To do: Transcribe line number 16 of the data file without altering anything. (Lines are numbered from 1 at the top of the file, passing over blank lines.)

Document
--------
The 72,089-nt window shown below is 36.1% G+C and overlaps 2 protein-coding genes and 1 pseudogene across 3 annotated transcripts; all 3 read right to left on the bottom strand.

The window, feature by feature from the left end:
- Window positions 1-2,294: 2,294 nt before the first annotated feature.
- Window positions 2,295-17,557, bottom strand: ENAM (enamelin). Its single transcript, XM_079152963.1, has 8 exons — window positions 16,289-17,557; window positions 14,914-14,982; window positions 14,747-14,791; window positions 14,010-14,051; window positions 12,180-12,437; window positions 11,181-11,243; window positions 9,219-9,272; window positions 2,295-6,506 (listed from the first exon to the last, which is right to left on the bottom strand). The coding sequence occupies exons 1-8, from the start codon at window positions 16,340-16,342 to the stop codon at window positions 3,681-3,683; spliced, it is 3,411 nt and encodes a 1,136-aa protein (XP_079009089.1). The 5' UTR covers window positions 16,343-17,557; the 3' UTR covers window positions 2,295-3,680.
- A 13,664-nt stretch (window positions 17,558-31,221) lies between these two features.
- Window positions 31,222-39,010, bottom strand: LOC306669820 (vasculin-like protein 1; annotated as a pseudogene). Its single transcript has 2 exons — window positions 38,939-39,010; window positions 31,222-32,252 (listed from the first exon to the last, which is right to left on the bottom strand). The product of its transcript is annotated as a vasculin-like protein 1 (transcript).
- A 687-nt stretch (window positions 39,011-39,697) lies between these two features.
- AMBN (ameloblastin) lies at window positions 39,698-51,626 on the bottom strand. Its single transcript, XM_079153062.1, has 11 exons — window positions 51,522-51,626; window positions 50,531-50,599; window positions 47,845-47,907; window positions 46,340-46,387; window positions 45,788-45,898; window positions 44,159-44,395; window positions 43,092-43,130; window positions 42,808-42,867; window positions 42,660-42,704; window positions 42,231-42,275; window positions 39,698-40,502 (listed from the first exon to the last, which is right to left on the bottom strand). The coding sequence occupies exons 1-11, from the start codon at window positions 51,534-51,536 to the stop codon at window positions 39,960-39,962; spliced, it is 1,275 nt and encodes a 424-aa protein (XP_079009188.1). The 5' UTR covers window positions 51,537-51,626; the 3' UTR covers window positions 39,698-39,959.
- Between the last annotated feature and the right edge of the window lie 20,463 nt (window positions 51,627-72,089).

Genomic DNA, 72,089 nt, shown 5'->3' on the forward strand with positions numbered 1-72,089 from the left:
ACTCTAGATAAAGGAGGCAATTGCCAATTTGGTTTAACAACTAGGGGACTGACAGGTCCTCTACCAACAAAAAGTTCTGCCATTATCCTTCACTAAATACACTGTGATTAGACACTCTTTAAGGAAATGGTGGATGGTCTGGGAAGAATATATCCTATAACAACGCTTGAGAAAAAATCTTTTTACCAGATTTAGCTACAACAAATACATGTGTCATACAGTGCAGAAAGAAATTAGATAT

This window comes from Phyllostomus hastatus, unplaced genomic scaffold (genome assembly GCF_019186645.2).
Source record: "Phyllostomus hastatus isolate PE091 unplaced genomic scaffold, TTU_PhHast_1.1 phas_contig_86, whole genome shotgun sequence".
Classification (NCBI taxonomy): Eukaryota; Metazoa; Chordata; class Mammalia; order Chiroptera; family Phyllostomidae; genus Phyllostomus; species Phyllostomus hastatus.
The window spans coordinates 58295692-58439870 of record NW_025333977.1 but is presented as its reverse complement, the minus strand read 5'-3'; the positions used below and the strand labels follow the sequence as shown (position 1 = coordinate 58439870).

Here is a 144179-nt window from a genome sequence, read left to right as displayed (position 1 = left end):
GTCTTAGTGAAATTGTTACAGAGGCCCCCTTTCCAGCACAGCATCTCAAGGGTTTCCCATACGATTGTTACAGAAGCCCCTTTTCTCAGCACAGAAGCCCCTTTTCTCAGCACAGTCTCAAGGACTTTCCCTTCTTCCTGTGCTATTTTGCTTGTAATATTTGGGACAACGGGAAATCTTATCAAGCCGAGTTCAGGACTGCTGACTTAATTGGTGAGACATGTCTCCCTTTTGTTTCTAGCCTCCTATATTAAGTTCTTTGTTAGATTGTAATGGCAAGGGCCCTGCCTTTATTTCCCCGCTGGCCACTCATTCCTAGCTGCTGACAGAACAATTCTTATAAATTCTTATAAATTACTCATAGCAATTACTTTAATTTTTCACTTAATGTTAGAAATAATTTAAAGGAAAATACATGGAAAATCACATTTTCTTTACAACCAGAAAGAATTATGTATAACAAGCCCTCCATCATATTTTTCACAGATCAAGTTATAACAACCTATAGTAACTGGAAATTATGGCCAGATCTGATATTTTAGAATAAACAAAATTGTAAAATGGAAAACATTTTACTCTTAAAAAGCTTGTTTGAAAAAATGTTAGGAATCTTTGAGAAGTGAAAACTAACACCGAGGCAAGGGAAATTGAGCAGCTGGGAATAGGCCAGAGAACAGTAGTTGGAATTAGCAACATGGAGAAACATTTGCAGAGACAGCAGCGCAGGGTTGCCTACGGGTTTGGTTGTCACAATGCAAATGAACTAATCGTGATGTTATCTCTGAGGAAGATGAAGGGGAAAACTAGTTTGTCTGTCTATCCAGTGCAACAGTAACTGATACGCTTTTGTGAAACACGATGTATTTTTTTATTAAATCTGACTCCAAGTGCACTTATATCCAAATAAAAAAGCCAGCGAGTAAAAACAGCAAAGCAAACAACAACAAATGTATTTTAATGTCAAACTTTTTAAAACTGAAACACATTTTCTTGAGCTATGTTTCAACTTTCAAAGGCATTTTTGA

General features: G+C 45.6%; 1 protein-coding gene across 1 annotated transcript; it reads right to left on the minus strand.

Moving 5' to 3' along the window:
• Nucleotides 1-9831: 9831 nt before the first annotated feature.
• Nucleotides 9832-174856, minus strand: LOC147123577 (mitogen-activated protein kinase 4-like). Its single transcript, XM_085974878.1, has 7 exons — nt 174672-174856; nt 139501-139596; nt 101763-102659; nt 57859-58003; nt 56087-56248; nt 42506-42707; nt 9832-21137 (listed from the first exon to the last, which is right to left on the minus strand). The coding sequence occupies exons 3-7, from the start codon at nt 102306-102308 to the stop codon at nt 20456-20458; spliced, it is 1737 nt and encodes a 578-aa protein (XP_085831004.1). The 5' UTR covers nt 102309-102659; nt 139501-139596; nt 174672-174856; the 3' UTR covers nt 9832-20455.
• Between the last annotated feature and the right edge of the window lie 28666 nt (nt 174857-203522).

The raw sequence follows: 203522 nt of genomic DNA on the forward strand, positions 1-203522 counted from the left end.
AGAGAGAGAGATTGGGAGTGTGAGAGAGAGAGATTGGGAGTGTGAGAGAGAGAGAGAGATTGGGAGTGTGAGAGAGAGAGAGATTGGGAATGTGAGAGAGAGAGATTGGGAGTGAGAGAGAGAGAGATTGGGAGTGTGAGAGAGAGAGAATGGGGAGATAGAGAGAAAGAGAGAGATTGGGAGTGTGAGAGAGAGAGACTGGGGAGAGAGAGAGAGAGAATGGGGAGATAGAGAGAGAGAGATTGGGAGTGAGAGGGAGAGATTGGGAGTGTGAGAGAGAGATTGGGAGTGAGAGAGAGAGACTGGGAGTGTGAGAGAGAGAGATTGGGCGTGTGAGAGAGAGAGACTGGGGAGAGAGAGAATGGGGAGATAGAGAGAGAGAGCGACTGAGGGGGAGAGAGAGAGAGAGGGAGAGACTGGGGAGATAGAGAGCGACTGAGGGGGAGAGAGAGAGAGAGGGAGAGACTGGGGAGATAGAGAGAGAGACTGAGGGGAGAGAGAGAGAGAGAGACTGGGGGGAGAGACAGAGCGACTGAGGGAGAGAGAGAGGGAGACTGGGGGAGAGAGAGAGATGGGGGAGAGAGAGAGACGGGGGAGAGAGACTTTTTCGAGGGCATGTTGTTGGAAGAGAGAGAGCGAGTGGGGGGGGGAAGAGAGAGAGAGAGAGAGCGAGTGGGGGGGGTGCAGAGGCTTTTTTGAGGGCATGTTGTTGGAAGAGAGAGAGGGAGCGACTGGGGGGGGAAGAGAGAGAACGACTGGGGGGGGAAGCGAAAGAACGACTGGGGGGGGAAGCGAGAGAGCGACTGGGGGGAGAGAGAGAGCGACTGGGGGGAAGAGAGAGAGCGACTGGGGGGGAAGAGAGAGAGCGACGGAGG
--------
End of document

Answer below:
Here is a 144179-nt window from a genome sequence, read left to right as displayed (position 1 = left end):